British actor Leo Woodall said Jennifer Coolidge “scared the life” out of him during an improvisation scene for series two of The White Lotus.
The 27-year-old actor, who stars in the new Netflix adaption of David Nicholls’ book One Day, is also known for playing Jack in the hit dark comedy drama which follows guests and staff of the fictional White Lotus hotel chain.
In the show, he stars opposite American Pie actress Coolidge, 62, who has won two supporting actress Emmys for her role as Tanya McQuoid-Hunt.
"She's a masterful improviser, and it scared the life out of me!"
— BBC The One Show (@BBCTheOneShow) February 5, 2024
Speaking to The One Show on Monday, Woodall said: “She’s (Coolidge) a masterful improviser and it scared the life out of me.
“My first day on set, speaking, was this dinner scene and I think at the top of the scene, someone’s collapsed in the background and we were told to improvise, so I made up a joke at this guy’s expense.
“And she kind of went, in character, ‘No, you can’t say that. No’.
“I was like a deer in the headlights.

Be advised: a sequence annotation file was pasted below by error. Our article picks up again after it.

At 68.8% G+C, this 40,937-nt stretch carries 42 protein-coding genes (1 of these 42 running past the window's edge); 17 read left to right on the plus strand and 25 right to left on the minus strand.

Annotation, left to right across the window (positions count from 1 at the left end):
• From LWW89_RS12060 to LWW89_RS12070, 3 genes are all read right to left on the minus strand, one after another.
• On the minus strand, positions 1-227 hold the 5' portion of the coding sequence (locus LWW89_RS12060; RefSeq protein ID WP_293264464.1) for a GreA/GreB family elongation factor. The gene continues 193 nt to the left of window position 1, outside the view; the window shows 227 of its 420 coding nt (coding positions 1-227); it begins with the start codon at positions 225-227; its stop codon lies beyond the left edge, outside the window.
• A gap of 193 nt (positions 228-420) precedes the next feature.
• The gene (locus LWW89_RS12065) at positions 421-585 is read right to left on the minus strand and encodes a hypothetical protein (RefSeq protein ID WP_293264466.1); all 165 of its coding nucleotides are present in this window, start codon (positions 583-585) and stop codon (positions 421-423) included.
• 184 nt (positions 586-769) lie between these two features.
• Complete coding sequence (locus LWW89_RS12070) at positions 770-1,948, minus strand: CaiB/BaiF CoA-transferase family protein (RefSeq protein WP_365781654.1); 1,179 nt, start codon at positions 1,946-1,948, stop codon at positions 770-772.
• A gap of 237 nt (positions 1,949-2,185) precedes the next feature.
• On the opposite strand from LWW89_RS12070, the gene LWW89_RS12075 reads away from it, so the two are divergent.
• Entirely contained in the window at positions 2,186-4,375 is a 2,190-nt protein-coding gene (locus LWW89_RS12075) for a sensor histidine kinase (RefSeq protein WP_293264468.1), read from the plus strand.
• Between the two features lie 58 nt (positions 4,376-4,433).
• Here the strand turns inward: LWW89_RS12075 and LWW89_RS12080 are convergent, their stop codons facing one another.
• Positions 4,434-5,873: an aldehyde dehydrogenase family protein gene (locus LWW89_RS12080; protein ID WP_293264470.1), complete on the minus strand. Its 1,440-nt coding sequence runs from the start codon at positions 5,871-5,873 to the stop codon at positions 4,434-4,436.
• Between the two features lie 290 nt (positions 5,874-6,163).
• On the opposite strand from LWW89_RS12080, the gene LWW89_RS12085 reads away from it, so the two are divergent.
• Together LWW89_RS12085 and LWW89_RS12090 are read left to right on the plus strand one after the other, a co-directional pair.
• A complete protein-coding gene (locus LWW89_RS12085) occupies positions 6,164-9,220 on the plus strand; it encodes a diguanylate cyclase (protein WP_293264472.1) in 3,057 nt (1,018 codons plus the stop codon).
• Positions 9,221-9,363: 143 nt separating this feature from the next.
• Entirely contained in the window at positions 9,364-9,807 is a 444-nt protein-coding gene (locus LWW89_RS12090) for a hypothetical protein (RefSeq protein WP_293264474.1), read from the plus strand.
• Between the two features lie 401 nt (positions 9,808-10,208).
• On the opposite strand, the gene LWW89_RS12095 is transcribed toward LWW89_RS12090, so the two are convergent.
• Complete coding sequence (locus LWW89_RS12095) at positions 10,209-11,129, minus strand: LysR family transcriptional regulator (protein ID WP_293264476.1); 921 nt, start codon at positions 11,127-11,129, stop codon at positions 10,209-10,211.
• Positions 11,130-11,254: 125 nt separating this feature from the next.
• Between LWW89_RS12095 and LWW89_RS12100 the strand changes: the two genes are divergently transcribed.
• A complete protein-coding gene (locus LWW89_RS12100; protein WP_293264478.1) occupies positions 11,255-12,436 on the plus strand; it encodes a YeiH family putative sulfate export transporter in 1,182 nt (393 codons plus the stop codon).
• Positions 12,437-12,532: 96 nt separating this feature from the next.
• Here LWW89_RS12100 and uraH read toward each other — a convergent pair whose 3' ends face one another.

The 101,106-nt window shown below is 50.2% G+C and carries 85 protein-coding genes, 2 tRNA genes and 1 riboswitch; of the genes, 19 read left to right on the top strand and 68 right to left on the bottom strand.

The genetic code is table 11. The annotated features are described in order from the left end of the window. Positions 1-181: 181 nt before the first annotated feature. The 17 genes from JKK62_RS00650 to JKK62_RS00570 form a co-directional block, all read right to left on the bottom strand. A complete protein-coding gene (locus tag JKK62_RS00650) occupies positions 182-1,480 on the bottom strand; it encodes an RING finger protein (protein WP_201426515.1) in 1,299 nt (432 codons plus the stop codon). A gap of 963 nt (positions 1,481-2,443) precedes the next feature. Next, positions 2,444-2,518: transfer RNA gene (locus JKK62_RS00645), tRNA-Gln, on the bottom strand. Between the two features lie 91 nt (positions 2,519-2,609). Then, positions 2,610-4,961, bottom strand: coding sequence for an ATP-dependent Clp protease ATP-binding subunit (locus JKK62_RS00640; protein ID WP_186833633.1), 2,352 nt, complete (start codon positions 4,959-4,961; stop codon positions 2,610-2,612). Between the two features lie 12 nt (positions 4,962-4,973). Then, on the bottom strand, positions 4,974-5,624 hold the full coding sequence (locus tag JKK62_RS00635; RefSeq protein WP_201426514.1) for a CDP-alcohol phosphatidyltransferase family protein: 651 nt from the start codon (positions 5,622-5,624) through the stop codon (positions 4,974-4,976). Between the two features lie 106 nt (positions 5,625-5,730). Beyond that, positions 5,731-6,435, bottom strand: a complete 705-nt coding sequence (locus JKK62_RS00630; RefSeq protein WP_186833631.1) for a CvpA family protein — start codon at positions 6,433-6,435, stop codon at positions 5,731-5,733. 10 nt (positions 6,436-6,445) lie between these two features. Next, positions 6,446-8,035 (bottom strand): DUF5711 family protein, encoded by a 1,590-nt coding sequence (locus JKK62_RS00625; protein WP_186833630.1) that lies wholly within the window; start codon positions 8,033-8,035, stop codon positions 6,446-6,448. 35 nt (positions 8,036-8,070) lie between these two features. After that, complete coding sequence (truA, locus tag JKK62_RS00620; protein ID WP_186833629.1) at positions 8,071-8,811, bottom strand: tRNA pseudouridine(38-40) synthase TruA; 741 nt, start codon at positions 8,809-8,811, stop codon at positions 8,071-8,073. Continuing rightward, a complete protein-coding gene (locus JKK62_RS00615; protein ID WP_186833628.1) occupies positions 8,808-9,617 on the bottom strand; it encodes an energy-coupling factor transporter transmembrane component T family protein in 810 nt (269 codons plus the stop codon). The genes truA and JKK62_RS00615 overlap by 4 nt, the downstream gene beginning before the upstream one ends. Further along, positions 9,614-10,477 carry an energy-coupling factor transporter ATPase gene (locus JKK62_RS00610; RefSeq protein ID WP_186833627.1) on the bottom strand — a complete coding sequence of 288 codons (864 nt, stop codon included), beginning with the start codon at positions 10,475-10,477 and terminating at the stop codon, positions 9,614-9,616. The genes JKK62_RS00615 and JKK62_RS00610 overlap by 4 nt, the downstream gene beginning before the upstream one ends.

“And afterwards I thought, ‘Oh God. Jennifer hates me.’
“She’s just so great. A great actor.”
Woodall appeared on the BBC One programme to speak to hosts Jermaine Jenas and Alex Jones about the upcoming romance series One Day, in which he stars alongside This Is Going To Hurt actress Ambika Mod.
He described his character Dexter as a “fun loving, ambitious young man”.
His co-star Mod said she watched the Channel 4 documentary-style show Educating Yorkshire to try and perfect a northern accent for her role as Emma.
“Towards the end of the audition process, I was awaiting to hear if I was going to get it (the role),” she said.
“And I got a call from my agent saying ‘They love you. They really want but they’re just not sure about the accent. So we need you to be signed off by a dialect coach.’
“And I was like, ‘Oh my God, my life is in this woman’s hands.’
“I met her, I had a Zoom meeting with her scheduled for a Saturday evening.
“So I spent the whole day just bingeing Educating Yorkshire.”
She added: “And then I met her in the evening and we had our session together and she was like, ‘I don’t really know what they want from you, you can clearly learn the accent so I’m just gonna tell them that and they should give it to you’.”
“So thank you Educating Yorkshire,” she added.